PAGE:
Commercials and movies filmed on location in Guadalupe are part of life in the small agricultural community. Visits from Hollywood inject some excitement into daily life and inject permit fees into the city's coffers.

"We had one Hyundai commercial shot here recently, and you know that Pirates of the Caribbean: At World's End was filmed here," Lupe said.

The cash that the production companies spend is a boon to the town.

The more people who visit Guadalupe, whether to shoot commercials or to engage in tourist activities, the better it is for the city. Lupe handed me a black-and-yellow bumper sticker (that he designed and paid for) that says, "Guadalupe--Gateway to the Dunes." We continued west on the road.

"We want to get the word out about Guadalupe," Lupe said.

The mayor is passionate about his community and wants the best for it. He drove me to the beach, just following West Main until we couldn't drive any more. When we entered the county park, he gestured to the left: "That's where Cecil B. DeMille filmed The Ten Commandments. You can see some of the Plaster of Paris on top."

How much you can see of the 1923 set depends on how much the winds have shifted the sands atop the buried treasure described in many a film buff's book.

While we were in the parking lot, the mayor waved his hand at the ocean and said, "This is our backyard. How lucky can we be? This is a great community."

That was the theme of the morning: Guadalupe is a great community. This young man in his second year of his second term as mayor wants to do as much as possible for his town.

As city stationery supplies dwindle and need to be reordered, they're beefed up with an addition to the city's logo: "Gateway to the Dunes."



The past meets the future

With the help of a state grant, Guadalupe has undertaken an aggressive program of making routes to schools safer for students. Lupe pointed out places where sidewalks will be widened, where flashing lights will be embedded to slow down drivers, and where overhead lights will be improved or installed.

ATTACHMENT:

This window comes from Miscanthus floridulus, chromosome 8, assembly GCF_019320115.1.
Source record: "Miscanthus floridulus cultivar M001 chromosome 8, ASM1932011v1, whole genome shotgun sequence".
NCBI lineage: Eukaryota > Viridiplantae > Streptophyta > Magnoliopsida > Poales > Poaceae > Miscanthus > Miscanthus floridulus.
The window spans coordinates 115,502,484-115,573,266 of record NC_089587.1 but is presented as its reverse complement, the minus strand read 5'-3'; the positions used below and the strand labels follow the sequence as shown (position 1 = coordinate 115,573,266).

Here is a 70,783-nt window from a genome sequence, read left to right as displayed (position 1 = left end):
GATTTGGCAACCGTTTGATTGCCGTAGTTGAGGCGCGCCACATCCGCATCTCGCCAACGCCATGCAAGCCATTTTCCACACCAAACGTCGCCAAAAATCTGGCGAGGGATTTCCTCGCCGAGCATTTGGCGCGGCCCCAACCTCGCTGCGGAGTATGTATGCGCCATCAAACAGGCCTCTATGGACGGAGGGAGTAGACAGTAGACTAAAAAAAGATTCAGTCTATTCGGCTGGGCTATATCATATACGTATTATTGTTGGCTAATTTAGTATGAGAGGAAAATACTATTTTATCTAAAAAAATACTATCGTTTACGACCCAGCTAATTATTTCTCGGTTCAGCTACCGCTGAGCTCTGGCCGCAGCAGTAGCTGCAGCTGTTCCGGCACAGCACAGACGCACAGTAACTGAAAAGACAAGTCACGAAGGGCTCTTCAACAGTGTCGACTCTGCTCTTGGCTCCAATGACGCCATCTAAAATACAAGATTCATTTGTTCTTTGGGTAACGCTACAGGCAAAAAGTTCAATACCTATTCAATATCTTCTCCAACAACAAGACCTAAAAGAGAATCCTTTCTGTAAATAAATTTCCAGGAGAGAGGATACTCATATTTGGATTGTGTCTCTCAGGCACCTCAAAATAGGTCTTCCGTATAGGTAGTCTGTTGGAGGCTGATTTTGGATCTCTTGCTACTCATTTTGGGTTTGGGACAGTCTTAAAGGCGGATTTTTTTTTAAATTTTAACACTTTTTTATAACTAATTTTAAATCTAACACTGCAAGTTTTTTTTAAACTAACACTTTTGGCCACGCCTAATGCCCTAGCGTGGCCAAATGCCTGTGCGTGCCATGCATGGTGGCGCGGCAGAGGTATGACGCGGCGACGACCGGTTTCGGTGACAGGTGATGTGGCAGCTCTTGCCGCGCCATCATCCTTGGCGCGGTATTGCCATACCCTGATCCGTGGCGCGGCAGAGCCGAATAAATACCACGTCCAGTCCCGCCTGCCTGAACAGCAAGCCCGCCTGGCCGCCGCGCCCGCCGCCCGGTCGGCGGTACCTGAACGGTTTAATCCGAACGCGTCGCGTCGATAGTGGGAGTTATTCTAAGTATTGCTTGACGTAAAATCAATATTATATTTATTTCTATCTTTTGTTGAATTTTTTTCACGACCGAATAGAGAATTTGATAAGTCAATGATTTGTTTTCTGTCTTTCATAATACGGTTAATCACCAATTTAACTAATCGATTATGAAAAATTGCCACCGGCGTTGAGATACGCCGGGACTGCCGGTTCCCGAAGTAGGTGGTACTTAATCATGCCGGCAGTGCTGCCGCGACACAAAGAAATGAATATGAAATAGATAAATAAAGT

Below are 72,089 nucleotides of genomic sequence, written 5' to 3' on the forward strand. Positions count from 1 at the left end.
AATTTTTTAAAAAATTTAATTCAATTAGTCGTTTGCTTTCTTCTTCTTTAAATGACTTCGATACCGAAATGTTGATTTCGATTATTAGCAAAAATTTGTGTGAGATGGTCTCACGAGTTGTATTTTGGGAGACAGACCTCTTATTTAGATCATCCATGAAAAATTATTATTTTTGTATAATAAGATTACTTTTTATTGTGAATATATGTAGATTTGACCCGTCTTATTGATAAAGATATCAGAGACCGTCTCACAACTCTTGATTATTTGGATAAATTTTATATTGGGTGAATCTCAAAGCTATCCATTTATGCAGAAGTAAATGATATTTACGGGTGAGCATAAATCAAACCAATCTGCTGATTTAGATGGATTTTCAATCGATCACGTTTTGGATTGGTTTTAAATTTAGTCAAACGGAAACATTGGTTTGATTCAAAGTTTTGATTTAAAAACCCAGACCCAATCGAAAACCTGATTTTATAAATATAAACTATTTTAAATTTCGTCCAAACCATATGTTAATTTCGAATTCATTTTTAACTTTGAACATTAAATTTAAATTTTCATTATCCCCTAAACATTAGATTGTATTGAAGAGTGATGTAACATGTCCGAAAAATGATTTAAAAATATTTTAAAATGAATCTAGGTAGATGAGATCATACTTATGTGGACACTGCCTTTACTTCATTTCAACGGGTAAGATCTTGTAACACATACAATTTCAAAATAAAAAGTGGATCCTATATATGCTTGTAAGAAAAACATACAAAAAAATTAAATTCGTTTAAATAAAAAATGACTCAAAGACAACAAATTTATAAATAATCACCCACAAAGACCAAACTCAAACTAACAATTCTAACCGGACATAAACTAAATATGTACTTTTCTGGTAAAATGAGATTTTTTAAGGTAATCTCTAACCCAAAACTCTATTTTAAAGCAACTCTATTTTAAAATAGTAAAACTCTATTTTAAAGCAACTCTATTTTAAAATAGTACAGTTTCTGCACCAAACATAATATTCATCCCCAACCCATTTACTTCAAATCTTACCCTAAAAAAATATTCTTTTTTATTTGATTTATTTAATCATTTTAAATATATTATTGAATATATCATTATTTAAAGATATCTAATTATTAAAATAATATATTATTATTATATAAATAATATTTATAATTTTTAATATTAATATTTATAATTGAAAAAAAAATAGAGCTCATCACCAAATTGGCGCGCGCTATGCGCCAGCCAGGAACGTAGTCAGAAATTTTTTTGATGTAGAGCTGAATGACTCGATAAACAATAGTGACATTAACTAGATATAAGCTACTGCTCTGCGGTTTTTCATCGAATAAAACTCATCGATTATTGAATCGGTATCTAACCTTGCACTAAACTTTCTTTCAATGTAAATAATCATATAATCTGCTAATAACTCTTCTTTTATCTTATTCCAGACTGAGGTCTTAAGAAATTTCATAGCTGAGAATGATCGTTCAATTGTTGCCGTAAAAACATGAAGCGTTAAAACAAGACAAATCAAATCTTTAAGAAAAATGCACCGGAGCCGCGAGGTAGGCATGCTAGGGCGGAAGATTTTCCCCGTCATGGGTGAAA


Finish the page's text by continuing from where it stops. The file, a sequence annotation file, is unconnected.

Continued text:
"It is important that parents have peace of mind about their kids," Lupe said. "They have to feel secure that their children are safe on their way to and from school."

While safety comes first, such changes underscore the evolving look of the community. Guadalupe-lovers (residents and non-residents alike) quiver with trepidation that the flavor and character of this town could change with gentrification and growth. Guadalupe boasts a lot of old buildings spilling over with architectural interest. The town is small, but its visual appeal is broad-based and abundant.

Guadalupe Street is a nonstop line of old one- and two-story buildings with fascinating facades. John Perry's Napa Auto Parts Store, for example, has a granite block in front that proclaims the presence of a "Druids 1945 Temple," long since gone.

Down the street there is an old, over-the-door sign establishing the site of the "Hop Sing Benevolent Association," also long since gone.

Across the street and down a bit, we see a three-story building with a huge mural featuring shadowy Chumash figures in the background, along with a monstrously sized eagle. Across the parking lot, there's a large, contemporary mural, very California, with a guy who looks like a biker and his gal pal.

Back at John Perry's Napa store, there's a large vintage-style ad for Gold Medal Flour painted on the brick. Lupe told me that the mural was painted and paid for by Paramount when it used Guadalupe as a film locale some years ago. The owner of the Santa Florita Hotel hired the artist to do the Chumash-themed art on her property.

Not everything in Guadalupe is mired in the past. The large earthquakes of several years ago changed the face of Guadalupe Street in a small but significant way. Several buildings were damaged and had to be retrofitted.

One of these is located at 879-A Guadalupe St. With help from the Redevelopment Agency, the building's owner remodeled and shored up the structure, giving it a contemporary look compatible with existing facades and with the coastal, beachy feeling of the town.

At that location, the JMZ Coffee Company, is owned by Judith Zepeda who shares a storefront with HR Block, one of the "new guys" in town.